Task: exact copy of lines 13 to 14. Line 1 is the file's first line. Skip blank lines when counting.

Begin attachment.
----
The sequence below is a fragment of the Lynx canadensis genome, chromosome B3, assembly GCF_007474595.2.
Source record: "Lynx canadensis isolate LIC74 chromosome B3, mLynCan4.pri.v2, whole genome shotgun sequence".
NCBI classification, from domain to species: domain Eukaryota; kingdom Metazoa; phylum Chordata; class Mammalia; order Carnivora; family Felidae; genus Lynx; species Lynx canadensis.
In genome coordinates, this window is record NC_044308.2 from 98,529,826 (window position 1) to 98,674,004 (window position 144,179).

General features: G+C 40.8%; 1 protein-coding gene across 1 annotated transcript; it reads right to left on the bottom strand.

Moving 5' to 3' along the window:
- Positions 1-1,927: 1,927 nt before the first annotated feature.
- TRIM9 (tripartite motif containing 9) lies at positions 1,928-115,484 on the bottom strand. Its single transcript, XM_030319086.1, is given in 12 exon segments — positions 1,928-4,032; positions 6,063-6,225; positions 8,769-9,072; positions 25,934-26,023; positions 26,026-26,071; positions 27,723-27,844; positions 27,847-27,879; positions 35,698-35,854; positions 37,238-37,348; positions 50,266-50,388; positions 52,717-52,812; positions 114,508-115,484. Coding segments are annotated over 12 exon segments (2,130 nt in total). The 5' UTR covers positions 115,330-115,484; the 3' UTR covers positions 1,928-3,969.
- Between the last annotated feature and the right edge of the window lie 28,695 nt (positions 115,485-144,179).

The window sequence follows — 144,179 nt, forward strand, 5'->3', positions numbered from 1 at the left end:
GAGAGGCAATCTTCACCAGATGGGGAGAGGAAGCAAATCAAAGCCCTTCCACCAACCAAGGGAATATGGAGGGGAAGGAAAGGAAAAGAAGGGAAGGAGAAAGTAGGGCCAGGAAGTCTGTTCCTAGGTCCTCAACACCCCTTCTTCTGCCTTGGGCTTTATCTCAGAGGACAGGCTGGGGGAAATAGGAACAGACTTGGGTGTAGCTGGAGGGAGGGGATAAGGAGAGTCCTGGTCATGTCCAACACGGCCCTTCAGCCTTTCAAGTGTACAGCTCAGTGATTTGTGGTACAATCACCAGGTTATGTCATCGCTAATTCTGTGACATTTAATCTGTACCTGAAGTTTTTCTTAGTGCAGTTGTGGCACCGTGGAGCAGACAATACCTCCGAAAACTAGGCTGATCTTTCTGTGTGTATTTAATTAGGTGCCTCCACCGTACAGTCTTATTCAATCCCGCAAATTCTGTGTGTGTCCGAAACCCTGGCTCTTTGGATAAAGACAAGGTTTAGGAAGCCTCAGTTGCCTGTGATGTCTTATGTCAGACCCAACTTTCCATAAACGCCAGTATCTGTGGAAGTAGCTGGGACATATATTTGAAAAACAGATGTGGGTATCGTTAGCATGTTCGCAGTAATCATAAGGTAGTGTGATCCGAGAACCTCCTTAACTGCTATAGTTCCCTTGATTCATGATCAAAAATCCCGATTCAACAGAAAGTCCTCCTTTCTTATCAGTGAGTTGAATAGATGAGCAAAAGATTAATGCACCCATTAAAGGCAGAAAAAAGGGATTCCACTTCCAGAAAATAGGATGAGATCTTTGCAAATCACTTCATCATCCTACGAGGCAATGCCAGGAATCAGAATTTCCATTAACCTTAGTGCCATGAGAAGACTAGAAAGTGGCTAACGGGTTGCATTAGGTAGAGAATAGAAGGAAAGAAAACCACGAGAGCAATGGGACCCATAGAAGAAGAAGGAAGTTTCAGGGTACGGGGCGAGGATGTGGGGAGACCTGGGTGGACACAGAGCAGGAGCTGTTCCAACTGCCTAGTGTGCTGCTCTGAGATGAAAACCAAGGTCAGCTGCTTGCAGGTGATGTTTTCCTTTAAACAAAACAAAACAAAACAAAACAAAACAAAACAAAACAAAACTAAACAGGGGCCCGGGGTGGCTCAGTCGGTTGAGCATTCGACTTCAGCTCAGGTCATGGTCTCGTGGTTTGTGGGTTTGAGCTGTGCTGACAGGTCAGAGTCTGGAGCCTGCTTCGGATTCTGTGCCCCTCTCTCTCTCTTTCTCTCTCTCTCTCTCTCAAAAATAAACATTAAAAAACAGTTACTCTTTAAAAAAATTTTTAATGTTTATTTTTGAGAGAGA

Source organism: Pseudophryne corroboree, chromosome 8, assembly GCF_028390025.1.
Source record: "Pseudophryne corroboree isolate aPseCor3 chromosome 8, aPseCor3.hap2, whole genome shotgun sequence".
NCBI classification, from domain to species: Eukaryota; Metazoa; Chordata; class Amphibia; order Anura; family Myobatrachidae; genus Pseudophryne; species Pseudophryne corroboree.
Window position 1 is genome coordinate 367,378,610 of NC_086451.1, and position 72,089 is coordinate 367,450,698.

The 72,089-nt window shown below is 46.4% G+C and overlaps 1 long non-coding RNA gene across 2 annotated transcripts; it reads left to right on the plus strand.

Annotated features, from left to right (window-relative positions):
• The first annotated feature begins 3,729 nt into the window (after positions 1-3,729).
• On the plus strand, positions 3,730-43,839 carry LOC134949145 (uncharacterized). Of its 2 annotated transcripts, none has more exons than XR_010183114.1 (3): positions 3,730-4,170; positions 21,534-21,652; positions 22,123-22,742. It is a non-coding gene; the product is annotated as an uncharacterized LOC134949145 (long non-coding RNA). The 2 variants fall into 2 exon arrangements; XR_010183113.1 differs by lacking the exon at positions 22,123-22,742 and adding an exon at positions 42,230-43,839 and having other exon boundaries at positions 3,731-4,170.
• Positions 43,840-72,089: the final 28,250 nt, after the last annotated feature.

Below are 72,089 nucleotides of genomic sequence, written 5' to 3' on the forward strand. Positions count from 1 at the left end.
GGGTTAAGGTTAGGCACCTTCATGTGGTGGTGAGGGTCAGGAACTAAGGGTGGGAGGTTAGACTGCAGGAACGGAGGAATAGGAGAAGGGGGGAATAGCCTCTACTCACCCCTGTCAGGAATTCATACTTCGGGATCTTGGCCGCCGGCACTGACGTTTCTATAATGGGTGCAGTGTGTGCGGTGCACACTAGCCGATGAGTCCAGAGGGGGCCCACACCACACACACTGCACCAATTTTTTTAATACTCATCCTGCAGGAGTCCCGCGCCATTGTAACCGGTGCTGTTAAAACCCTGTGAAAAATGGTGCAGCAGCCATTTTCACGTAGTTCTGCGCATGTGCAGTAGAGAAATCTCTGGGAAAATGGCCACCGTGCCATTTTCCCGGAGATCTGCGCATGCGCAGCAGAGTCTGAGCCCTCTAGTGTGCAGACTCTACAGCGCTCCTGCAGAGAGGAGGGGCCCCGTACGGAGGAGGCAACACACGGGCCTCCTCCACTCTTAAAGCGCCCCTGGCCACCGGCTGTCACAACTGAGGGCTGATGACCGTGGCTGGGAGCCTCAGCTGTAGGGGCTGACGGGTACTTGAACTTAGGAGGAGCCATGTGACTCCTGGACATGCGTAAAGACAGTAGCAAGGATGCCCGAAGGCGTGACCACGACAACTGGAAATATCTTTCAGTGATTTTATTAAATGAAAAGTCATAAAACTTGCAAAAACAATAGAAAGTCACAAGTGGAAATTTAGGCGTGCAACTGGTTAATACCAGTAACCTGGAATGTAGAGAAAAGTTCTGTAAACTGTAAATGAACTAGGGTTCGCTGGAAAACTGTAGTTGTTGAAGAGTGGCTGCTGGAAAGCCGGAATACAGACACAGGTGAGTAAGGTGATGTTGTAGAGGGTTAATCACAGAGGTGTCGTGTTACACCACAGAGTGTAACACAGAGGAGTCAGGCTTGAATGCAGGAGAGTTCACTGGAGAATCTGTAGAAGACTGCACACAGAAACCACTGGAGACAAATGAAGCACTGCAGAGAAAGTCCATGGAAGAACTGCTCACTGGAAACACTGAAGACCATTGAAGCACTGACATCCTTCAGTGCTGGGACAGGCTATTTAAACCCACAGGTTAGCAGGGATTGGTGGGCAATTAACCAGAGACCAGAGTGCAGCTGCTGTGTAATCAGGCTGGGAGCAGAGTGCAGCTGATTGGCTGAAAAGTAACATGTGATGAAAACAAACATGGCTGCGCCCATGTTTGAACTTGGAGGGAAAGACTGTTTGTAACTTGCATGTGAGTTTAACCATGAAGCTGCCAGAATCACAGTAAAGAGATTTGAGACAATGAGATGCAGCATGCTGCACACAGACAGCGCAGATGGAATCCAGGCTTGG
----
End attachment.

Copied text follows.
Source record: "Pseudophryne corroboree isolate aPseCor3 chromosome 8, aPseCor3.hap2, whole genome shotgun sequence".
NCBI classification, from domain to species: Eukaryota; Metazoa; Chordata; class Amphibia; order Anura; family Myobatrachidae; genus Pseudophryne; species Pseudophryne corroboree.